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Can Microsoft move Windows to the cloud?

Microsoft cloud

Good morning! This Tuesday, Microsoft is staffing up a Cloud PC team, drivers are suing Uber for access to its algorithm, and the tax battle that tech companies are afraid of.

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People Are Talking

On Protocol: The simple thing is no longer always the best thing for customers, Opendoor CTO Ian Wong said:

  • "What we've seen is that customers not only crave convenience now; they also really want assurance that it is safe."

Mark Zuckerberg said … I mean, exactly what you would say if you did have a secret deal with Donald Trump:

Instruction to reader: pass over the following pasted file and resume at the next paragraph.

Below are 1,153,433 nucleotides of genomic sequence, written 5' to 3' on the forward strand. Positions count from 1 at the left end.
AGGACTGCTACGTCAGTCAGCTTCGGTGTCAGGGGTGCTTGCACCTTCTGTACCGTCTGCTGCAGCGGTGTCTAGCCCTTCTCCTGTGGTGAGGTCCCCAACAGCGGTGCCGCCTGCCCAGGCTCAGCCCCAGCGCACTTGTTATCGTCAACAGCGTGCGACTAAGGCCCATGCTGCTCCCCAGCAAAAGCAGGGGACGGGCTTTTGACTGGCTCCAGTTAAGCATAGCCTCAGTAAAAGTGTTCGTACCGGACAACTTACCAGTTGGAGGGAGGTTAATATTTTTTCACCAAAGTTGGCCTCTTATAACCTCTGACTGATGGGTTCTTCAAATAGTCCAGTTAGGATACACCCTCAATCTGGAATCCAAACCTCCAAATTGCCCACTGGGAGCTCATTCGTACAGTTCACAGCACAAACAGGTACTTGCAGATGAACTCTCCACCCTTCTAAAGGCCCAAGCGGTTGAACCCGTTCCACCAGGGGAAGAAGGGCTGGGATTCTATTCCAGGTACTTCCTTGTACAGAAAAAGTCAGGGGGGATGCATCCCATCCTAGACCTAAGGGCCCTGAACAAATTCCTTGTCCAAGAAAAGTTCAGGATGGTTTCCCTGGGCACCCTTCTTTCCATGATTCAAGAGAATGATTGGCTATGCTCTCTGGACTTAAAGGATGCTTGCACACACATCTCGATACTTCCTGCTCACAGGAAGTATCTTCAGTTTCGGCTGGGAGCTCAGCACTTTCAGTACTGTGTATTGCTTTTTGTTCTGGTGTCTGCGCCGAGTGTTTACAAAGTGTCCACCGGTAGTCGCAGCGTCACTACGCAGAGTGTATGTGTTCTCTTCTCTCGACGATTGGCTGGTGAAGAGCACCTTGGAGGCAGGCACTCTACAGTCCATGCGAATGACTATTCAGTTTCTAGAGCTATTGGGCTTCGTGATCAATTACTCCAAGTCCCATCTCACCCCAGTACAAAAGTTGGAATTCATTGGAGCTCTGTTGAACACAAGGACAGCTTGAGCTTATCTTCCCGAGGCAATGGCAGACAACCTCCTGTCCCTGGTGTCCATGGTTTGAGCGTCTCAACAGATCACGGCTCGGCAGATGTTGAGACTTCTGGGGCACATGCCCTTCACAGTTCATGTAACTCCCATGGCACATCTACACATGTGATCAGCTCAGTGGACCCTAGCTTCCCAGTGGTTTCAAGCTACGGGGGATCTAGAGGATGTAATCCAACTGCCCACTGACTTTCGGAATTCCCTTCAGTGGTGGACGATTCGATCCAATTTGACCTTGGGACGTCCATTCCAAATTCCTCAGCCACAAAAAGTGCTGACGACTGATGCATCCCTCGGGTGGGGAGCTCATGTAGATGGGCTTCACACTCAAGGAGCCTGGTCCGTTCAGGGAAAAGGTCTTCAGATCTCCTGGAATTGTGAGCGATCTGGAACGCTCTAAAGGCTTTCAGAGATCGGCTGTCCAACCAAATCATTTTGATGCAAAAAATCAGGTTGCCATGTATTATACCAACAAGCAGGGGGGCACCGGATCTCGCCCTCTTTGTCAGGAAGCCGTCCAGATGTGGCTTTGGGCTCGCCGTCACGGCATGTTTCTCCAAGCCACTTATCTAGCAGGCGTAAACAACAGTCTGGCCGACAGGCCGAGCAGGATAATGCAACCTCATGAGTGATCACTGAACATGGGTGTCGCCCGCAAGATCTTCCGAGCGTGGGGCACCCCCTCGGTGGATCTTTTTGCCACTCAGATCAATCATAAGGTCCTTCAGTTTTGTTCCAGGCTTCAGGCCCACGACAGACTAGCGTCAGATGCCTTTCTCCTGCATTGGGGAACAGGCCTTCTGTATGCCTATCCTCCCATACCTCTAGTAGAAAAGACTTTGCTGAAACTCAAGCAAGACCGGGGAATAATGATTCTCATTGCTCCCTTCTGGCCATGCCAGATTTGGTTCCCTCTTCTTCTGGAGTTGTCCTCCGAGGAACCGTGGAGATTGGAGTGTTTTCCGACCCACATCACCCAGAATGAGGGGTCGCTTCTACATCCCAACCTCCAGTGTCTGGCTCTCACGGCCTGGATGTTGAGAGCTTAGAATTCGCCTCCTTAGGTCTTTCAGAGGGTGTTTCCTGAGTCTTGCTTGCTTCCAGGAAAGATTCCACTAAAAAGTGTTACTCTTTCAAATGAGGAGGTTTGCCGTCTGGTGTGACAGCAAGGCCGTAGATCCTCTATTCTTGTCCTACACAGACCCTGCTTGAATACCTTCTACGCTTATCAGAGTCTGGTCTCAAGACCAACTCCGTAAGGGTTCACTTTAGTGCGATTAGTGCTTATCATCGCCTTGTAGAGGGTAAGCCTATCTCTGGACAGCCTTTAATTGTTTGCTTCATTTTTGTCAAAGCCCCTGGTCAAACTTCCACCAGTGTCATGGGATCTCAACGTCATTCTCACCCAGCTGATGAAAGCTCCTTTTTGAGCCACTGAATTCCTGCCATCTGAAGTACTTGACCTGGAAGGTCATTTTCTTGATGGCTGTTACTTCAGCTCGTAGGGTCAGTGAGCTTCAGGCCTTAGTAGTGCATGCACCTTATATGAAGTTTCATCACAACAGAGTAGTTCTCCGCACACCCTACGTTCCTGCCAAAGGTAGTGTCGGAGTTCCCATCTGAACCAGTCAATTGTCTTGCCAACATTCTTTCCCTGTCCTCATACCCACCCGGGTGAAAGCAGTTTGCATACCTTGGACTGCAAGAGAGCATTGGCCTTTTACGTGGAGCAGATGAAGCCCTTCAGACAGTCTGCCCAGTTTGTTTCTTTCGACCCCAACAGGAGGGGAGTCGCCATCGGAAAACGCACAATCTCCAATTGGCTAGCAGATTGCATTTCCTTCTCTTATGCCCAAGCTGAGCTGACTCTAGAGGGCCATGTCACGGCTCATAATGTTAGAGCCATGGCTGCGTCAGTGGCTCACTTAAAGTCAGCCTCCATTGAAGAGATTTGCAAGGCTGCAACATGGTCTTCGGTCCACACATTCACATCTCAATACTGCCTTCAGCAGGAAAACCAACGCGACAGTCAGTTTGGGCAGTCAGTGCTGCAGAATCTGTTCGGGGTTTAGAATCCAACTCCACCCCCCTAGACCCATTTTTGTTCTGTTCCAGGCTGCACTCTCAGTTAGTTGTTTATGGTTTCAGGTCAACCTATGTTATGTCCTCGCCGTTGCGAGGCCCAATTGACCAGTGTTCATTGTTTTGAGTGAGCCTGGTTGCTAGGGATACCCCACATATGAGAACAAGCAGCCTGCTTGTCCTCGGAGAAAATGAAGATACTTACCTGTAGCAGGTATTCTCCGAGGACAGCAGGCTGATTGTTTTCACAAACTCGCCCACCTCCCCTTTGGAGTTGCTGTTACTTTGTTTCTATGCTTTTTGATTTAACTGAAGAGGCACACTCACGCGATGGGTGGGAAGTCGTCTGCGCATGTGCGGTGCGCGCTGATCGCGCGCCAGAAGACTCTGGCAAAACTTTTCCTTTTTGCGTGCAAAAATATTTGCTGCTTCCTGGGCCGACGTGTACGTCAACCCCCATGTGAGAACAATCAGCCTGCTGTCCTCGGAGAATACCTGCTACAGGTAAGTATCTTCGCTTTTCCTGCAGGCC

• "I've heard this speculation, too, so let me be clear: There's no deal of any kind. Actually, the whole idea of a deal is pretty ridiculous."
  • (I would point out, by the way, that "having a deal" is not the same as "it's really useful for both sides to let Trump do whatever he wants.")

TikTok continues to shout itself hoarse about not being connected to the Chinese government. This time it's Theo Bertram, head of policy in Europe:

  • "The suggestion that we are in any way under the thumb of the Chinese government is completely and utterly false."

The Big Story

The future of Windows might be cloud Windows

There seem to be two types of Microsoft employees: the ones who show up to every brainstorming meeting saying "what if we just had 45 more versions of Windows" and the ones who show up saying "THERE CAN ONLY BE ONE WINDOWS." Which side is winning seems to depend on ... the month? Which way the wind is blowing? Hard to say.

Anyway, the next confusingly different version of Windows is Windows 10X, which is due next spring. And at the same time, as ZDNet discovered, Microsoft is also hiring a program manager for a "Cloud PC" team.